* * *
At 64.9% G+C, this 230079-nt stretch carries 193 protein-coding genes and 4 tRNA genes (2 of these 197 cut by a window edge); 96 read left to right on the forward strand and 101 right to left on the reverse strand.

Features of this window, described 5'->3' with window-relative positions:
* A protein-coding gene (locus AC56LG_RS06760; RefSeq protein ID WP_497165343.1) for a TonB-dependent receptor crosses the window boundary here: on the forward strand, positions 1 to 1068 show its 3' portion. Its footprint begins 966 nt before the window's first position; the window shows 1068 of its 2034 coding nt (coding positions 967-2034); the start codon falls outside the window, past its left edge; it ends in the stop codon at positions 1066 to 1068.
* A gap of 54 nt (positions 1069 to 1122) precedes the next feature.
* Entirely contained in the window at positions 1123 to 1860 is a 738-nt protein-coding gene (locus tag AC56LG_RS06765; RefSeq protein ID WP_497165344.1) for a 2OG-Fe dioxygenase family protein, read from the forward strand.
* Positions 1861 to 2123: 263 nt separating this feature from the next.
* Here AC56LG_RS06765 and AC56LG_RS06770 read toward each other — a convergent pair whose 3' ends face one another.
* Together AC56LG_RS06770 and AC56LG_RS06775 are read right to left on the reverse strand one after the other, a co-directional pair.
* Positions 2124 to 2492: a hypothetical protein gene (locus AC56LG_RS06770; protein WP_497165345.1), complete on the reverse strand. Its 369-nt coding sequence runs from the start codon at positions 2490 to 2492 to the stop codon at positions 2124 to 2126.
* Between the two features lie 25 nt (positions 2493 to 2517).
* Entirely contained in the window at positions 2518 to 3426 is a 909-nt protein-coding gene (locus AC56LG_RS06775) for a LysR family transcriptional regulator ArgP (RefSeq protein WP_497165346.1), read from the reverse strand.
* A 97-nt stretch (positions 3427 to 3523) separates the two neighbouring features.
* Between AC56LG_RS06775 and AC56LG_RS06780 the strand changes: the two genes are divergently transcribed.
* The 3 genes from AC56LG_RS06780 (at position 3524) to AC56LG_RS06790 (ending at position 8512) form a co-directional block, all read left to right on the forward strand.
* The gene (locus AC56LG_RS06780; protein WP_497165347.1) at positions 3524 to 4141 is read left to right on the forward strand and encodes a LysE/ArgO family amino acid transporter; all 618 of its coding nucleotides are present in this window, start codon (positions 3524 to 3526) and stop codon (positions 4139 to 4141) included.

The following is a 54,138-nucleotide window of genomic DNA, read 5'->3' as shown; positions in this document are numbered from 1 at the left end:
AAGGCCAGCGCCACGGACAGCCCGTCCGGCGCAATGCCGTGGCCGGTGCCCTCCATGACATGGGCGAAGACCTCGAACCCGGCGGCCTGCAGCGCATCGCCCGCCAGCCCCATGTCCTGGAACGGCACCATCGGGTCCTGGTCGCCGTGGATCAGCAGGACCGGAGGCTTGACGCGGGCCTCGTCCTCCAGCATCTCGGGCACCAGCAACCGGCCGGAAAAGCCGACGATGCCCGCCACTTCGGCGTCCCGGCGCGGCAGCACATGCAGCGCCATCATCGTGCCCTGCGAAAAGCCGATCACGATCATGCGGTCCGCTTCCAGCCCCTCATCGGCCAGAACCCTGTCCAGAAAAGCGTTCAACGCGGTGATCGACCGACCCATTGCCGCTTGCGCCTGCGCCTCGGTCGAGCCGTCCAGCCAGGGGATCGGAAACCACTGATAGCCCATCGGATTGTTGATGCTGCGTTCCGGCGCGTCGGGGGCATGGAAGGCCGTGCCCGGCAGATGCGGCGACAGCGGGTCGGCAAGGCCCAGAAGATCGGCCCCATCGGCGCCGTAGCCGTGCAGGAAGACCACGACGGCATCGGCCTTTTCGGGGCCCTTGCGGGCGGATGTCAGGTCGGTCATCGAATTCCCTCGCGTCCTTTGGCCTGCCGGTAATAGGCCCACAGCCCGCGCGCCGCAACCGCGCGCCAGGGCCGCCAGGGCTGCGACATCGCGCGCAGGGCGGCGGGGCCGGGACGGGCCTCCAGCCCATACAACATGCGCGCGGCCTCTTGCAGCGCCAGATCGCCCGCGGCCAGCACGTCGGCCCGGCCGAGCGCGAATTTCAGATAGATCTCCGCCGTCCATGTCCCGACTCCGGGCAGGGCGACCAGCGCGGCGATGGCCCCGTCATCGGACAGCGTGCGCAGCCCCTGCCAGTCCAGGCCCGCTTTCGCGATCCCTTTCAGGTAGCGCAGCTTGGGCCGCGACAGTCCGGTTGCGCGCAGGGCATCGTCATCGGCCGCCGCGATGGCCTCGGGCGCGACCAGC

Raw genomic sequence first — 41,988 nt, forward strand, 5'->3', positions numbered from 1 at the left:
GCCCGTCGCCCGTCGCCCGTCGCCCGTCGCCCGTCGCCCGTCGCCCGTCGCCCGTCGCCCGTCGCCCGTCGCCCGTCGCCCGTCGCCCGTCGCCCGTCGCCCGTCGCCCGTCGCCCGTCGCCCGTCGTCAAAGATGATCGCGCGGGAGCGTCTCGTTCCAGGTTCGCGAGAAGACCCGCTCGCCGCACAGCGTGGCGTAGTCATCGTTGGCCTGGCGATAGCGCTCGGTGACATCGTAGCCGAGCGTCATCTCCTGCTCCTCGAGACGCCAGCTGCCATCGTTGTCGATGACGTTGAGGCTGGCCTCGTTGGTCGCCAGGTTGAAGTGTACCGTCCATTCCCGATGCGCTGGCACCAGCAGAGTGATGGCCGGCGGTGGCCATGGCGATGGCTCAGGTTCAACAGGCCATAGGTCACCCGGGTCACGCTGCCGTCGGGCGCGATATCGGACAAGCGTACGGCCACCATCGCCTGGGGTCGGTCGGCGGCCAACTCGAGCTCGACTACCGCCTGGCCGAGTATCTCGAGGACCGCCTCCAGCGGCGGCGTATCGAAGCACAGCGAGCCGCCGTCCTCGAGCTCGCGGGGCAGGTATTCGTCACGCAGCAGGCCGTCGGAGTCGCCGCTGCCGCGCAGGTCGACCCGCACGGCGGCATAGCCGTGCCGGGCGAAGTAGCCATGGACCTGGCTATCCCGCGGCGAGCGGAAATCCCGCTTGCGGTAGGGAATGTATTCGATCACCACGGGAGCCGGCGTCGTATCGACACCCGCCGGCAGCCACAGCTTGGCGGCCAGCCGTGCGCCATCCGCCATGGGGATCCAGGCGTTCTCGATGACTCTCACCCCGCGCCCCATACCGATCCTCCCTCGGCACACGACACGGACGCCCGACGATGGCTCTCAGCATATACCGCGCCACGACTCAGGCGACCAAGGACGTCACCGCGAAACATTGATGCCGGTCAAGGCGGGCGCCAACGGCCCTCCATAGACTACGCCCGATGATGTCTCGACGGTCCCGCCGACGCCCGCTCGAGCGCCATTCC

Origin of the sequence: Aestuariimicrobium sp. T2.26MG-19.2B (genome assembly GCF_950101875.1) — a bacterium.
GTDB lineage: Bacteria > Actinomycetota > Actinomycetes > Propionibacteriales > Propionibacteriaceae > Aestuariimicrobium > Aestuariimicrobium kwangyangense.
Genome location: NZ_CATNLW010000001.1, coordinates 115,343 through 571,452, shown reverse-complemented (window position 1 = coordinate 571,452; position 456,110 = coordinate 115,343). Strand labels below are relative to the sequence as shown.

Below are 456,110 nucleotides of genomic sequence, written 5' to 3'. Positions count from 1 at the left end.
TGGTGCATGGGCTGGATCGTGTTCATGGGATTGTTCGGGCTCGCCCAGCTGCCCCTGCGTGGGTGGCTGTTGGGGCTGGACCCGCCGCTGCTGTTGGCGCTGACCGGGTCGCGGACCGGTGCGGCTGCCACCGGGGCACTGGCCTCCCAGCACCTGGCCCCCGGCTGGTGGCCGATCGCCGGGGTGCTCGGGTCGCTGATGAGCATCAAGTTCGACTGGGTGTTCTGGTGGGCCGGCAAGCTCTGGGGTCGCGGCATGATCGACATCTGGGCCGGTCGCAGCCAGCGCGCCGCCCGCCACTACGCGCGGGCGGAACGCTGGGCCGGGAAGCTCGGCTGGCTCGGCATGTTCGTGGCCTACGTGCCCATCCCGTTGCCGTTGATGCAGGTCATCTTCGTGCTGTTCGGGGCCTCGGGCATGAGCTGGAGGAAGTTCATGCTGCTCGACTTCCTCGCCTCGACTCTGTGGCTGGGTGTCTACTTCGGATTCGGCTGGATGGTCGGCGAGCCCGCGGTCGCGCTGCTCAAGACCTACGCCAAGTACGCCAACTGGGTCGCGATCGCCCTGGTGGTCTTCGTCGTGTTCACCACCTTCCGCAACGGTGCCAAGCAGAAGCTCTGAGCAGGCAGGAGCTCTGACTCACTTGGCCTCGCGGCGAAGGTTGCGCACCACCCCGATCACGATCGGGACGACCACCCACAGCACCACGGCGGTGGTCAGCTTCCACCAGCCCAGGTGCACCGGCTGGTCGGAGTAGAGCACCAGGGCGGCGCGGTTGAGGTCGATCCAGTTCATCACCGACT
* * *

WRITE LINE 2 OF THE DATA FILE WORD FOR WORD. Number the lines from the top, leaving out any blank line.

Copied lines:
Features of this window, described 5'->3' with window-relative positions: